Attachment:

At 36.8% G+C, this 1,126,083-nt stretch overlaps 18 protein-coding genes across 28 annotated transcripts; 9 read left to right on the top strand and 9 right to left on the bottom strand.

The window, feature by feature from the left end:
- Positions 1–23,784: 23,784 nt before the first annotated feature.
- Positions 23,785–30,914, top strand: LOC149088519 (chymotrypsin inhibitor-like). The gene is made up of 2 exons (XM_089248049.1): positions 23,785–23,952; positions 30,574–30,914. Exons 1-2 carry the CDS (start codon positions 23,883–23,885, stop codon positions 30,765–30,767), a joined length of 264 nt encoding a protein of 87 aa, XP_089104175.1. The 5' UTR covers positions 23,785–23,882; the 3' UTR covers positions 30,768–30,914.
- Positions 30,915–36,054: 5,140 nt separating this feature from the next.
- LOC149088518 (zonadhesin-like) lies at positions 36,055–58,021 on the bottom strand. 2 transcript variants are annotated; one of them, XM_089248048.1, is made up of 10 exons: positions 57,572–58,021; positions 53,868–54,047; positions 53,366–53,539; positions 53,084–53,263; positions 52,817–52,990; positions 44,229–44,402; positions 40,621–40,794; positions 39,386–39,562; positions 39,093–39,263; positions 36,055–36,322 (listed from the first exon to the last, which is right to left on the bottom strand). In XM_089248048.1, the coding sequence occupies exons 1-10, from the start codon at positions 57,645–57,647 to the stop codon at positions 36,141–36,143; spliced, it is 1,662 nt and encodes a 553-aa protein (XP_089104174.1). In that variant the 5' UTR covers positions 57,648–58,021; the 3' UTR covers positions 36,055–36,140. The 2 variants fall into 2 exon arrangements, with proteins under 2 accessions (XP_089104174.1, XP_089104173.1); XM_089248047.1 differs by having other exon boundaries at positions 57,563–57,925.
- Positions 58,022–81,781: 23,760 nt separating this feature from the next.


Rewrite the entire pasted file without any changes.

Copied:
At 36.8% G+C, this 1,126,083-nt stretch overlaps 18 protein-coding genes across 28 annotated transcripts; 9 read left to right on the top strand and 9 right to left on the bottom strand.

The window, feature by feature from the left end:
- Positions 1–23,784: 23,784 nt before the first annotated feature.
- Positions 23,785–30,914, top strand: LOC149088519 (chymotrypsin inhibitor-like). The gene is made up of 2 exons (XM_089248049.1): positions 23,785–23,952; positions 30,574–30,914. Exons 1-2 carry the CDS (start codon positions 23,883–23,885, stop codon positions 30,765–30,767), a joined length of 264 nt encoding a protein of 87 aa, XP_089104175.1. The 5' UTR covers positions 23,785–23,882; the 3' UTR covers positions 30,768–30,914.
- Positions 30,915–36,054: 5,140 nt separating this feature from the next.
- LOC149088518 (zonadhesin-like) lies at positions 36,055–58,021 on the bottom strand. 2 transcript variants are annotated; one of them, XM_089248048.1, is made up of 10 exons: positions 57,572–58,021; positions 53,868–54,047; positions 53,366–53,539; positions 53,084–53,263; positions 52,817–52,990; positions 44,229–44,402; positions 40,621–40,794; positions 39,386–39,562; positions 39,093–39,263; positions 36,055–36,322 (listed from the first exon to the last, which is right to left on the bottom strand). In XM_089248048.1, the coding sequence occupies exons 1-10, from the start codon at positions 57,645–57,647 to the stop codon at positions 36,141–36,143; spliced, it is 1,662 nt and encodes a 553-aa protein (XP_089104174.1). In that variant the 5' UTR covers positions 57,648–58,021; the 3' UTR covers positions 36,055–36,140. The 2 variants fall into 2 exon arrangements, with proteins under 2 accessions (XP_089104174.1, XP_089104173.1); XM_089248047.1 differs by having other exon boundaries at positions 57,563–57,925.
- Positions 58,022–81,781: 23,760 nt separating this feature from the next.